Rare wine like this I didn’t get to taste but this practice of topping up the same wine vat is still going strong, but very few have the pedigree of an 1800 vintage. This family heirloom has been passed down for generations, with the house they grew up in built around it.

There are concerns that if they move the barrel, it might simply collapse and the precious cargo inside will be no more. I’ve heard how these types of muscadels no longer have that sharp berry sweetness often associated with muscadels, but rather a rounded tawny-esque taste that rivals wines from around the world.

The Joubert Tradouw farm outside Barrydale is home to South Africa's highest awarded wine.

The Joubert Tradouw farm outside Barrydale is home to South Africa’s highest-awarded wine.

This topping up of a wine vat is known as the Solera (taken from the Spanish) system, where a bit of wine is drawn from a barrel each year and replaced with a new wine, often practiced in the Jerez region of Spain to make sherry. The practice may be associated with sherry-producing regions, but this barrel outside of Barrydale in the Klein Karoo might just be the oldest living wine in the world.

In 2011, this muscadel was the highest-scoring wine in the world for the prestigious Wine Advocate publication, scoring 99 points out of 100, the highest score achieved by a South African wine.

I wasn’t privileged enough to taste it – but this tradition might be catching on again. To find out, I ventured into the heartland of muscadel country – The Breede Valley.

Following the vine

Muscadel is still going strong in the greater Breede Valley and Rietvallei is home to the oldest Muscadel vineyard – Muscat de Frontignen – and possibly the world, planted in 1908.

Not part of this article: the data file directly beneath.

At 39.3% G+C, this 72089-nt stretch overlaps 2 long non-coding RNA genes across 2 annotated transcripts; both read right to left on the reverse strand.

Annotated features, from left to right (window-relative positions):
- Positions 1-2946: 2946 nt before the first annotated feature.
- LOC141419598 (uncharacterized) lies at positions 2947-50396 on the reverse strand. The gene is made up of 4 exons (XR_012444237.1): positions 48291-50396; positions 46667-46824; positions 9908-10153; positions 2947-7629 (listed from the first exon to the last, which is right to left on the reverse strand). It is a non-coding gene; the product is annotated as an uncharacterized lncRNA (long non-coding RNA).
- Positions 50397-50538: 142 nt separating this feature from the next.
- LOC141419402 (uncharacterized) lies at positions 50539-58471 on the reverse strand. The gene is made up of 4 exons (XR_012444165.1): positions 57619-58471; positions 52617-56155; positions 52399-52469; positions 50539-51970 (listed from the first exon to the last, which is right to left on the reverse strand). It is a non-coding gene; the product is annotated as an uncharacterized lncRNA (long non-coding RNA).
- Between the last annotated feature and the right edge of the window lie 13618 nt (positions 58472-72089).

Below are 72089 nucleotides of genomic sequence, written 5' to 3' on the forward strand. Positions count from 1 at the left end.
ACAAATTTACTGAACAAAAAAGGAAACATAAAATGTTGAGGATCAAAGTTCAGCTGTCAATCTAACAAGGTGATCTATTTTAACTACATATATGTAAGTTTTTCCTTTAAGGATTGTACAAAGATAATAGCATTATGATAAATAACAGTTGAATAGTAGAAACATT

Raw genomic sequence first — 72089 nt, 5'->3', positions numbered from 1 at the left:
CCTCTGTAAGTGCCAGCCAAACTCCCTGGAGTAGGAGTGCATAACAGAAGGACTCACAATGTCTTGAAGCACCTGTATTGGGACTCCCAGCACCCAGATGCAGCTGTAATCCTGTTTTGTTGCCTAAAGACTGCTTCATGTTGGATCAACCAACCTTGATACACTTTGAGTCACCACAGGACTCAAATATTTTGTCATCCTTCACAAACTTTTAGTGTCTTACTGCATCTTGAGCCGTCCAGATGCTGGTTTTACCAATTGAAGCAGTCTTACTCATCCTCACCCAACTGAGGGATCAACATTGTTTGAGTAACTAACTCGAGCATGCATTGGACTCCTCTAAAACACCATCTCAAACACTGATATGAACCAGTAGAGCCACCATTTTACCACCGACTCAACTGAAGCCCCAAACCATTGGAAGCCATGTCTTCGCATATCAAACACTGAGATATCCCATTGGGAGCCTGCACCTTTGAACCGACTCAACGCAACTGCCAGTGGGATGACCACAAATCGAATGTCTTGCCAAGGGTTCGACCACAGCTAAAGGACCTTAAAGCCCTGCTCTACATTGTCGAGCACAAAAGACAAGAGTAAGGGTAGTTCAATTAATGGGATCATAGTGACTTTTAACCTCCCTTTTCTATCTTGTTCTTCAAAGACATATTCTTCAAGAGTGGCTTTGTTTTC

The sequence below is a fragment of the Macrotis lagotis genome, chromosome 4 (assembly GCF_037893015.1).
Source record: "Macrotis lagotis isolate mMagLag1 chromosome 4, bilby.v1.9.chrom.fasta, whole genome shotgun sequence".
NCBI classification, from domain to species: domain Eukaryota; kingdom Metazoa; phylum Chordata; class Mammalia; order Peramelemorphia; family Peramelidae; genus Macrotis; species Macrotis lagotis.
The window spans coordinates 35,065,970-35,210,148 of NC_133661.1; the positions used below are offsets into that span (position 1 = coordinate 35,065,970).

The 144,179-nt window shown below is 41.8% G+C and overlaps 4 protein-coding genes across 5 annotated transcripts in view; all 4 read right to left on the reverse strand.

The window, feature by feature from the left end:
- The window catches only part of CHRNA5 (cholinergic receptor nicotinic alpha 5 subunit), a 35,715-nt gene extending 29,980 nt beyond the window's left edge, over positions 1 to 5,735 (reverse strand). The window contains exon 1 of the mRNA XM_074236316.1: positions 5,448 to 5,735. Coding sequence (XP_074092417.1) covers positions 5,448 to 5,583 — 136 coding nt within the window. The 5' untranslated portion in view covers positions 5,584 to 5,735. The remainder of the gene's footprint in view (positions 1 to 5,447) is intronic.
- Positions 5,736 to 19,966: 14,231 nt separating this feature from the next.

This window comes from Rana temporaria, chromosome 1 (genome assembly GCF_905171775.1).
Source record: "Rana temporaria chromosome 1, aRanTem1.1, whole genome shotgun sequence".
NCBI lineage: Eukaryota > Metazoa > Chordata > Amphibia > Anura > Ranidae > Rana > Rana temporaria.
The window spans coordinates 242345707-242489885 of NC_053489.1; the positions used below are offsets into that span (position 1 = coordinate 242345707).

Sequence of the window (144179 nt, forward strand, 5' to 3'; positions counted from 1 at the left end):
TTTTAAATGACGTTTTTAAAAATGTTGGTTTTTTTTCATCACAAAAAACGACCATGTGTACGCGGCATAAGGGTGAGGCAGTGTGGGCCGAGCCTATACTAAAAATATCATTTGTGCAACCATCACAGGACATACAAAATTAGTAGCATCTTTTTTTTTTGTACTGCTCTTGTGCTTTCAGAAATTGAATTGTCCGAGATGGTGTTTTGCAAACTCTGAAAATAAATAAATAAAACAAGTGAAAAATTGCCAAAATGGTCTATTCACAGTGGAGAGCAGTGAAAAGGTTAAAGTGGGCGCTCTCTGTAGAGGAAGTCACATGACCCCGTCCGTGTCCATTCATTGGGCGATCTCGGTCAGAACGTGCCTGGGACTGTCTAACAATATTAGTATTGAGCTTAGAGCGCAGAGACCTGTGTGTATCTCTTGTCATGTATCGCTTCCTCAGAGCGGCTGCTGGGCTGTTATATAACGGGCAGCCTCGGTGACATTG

The Rietvallei 1908 Muscadel is made from bush vines planted in 1908. These vines have a very low yield, resulting in a great fruit concentration.

These vines are used in other 1908 Reserve Muscadel but unbeknown to many who visit their tasting room, is an s small barrel that unassumingly sits in the corner.

‘This barrel was filled in 1982,’ sixth-generation winemaker, Kobus Burger tells me. The barrel was initially filled by his father for his mother to have a dessert wine now and then. He forgot about it until Kobus stumbled upon it atop a fermentation tank a few years later.

They tasted the wine – it was still good, and they’ve been topping it up every year since. What I heard when trying to learn more about this wine is that it is all too often opened while it is too young.

This could explain the aversion many (pseudo) wine aficionados have towards fortified wine. It may be grape juice fortified with spirits, but there is a “marriage”.

Nuy Winery just outside Worcester is renowned for its Muscadel with old vintages sought after. Here, their marketing manager, AC, holds up a 1980 vintage which he plans to open in a few years.

Chris said that when you taste muscadel directly after fermentation, you mostly pick up spirits and it takes at least a year for the flavours to fuse together.

And like every marriage, it only grows more complex with age. With a young muscadel, you pick up those berry notes and a raisiny sweetness that may be overbearing for some.

But when sampling the 1982 barrel, there’s already a stark difference in the glass. The colour is almost a tawny gold with flavours of marmalade, brûlée and toffee. I don’t like to go on too much about the tasting notes – everyone’s tastebuds are different – but this was good enough to try and fill the churches once more, were the dominee (preacher) kind enough to share.

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ALSO READ: The Klein Karoo Wine Route: Everything you need to know